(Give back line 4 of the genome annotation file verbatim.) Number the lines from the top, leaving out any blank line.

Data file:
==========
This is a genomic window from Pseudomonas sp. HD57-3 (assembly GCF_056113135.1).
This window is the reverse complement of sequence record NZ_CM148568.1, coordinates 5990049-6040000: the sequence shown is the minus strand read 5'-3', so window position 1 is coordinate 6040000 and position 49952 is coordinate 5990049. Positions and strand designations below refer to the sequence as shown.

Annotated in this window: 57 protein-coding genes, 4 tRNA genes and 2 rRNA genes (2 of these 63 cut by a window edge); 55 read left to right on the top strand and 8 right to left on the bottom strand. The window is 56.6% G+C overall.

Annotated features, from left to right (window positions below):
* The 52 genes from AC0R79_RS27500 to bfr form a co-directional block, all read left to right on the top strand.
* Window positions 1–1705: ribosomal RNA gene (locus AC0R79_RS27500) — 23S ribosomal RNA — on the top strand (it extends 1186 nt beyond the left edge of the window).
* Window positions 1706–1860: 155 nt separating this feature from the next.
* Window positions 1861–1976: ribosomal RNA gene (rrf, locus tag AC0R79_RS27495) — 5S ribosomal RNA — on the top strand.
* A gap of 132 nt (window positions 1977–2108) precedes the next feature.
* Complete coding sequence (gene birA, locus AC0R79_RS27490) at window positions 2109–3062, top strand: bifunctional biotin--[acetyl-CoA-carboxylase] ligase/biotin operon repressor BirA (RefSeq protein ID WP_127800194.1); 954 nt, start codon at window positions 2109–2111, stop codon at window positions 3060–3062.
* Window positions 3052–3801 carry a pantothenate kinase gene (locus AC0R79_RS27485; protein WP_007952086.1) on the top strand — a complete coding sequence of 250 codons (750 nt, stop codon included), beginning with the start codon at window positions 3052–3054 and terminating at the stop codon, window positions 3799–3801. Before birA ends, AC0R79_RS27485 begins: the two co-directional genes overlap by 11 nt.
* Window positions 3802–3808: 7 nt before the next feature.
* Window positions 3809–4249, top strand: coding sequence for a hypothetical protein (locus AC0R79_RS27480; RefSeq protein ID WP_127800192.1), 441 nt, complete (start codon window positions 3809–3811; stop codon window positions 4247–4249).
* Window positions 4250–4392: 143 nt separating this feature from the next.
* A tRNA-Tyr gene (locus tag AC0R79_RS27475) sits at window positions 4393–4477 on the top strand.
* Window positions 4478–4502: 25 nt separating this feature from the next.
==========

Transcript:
Annotated features, from left to right (window positions below):